having a squinting eye.
twisted, tilted, or slanted to one side.
  1. foolish; absurd.
  2. intoxicated; drunk.
  3. completely wrong.

Origin of cockeyed

1715–25; cock2 (v.) + eyed
Related formscock·eyed·ly [kok-ahyd-lee, -ahy-id-] /ˈkɒkˌaɪd li, -ˌaɪ ɪd-/, adverbcock·eyed·ness, noun

Synonyms for cockeyed Unabridged Based on the Random House Unabridged Dictionary, © Random House, Inc. 2019

Examples from the Web for cockeyed

Contemporary Examples of cockeyed

Historical Examples of cockeyed

  • Anyway, in this cockeyed war you can look for enemy agents any place, and usually find them.

  • But it was like trying to wake himself up out of the middle of a crazy, cockeyed dream.

    Dave Dawson on Guadalcanal

    Robert Sydney Bowen

  • And I sure would like to know what is the next move in this cockeyed arrangement of things?

  • Except on the one subject of that cockeyed invention of his, he behaved perfectly normally.

    Gone Fishing

    James H. Schmitz

  • Well, I'd had the cockeyed kind of luck to go bald at 25 and I'd been playing old men ever since.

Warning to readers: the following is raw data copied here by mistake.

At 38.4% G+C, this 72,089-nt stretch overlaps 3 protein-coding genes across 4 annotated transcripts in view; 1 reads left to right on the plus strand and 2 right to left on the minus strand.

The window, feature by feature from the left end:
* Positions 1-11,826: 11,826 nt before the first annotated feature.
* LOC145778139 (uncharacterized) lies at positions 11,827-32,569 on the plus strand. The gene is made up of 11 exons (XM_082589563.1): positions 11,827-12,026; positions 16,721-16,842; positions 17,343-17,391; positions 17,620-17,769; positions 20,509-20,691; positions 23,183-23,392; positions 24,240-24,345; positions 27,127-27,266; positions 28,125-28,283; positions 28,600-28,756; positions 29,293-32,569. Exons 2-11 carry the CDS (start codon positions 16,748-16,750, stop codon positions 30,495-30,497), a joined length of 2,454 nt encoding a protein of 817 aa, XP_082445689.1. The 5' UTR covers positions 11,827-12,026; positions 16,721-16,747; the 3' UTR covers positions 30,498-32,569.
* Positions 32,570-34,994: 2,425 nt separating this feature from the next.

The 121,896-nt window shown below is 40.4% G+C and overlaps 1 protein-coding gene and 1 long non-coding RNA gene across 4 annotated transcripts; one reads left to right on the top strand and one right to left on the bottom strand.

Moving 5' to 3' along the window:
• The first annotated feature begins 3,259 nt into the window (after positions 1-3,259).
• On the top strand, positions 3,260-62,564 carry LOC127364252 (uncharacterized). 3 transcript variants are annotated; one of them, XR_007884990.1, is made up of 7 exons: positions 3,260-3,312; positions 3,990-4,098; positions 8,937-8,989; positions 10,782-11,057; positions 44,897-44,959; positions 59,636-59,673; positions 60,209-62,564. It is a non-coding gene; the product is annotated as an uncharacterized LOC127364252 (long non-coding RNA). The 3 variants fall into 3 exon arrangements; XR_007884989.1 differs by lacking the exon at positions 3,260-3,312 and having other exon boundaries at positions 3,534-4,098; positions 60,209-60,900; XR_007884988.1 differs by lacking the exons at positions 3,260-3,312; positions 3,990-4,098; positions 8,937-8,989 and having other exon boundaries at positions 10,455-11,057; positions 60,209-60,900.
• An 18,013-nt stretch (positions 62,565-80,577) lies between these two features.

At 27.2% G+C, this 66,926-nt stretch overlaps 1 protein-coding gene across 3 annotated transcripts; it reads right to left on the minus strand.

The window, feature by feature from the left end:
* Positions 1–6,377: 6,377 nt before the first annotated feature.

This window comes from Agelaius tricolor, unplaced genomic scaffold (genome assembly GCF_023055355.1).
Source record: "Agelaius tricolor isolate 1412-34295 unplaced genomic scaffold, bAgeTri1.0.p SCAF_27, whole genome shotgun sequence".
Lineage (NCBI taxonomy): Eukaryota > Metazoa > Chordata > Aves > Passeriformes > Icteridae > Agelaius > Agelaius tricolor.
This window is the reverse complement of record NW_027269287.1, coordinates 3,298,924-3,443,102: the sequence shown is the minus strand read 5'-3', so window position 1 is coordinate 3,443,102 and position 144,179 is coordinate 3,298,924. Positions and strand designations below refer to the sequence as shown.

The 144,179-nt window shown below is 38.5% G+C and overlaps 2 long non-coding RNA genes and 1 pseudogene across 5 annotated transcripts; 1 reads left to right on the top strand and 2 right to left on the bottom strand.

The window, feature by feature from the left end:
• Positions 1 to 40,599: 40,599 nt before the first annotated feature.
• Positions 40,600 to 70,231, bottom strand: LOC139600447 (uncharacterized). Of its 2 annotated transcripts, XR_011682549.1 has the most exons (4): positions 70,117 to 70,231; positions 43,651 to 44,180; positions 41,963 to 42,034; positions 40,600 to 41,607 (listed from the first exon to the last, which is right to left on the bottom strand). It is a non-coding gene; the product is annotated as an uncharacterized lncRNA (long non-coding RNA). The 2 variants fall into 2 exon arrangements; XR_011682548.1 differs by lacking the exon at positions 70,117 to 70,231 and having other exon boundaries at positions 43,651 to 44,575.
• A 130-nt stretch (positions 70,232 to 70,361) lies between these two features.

The Old Die Rich

    Horace Leonard Gold

British Dictionary definitions for cockeyed


adjective informal

afflicted with cross-eye, squint, or any other visible abnormality of the eyes
appearing to be physically or logically abnormal, absurd, etc; crooked; askewcockeyed ideas
Collins English Dictionary - Complete & Unabridged 2012 Digital Edition © William Collins Sons & Co. Ltd. 1979, 1986 © HarperCollins Publishers 1998, 2000, 2003, 2005, 2006, 2007, 2009, 2012

Word Origin and History for cockeyed

1821, "squint-eyed," perhaps from cock (v.) in some sense + eye (n.). Figurative sense of "absurd, askew, crazy" is from 1896; that of "drunk" is attested from 1926.

Online Etymology Dictionary, © 2010 Douglas Harper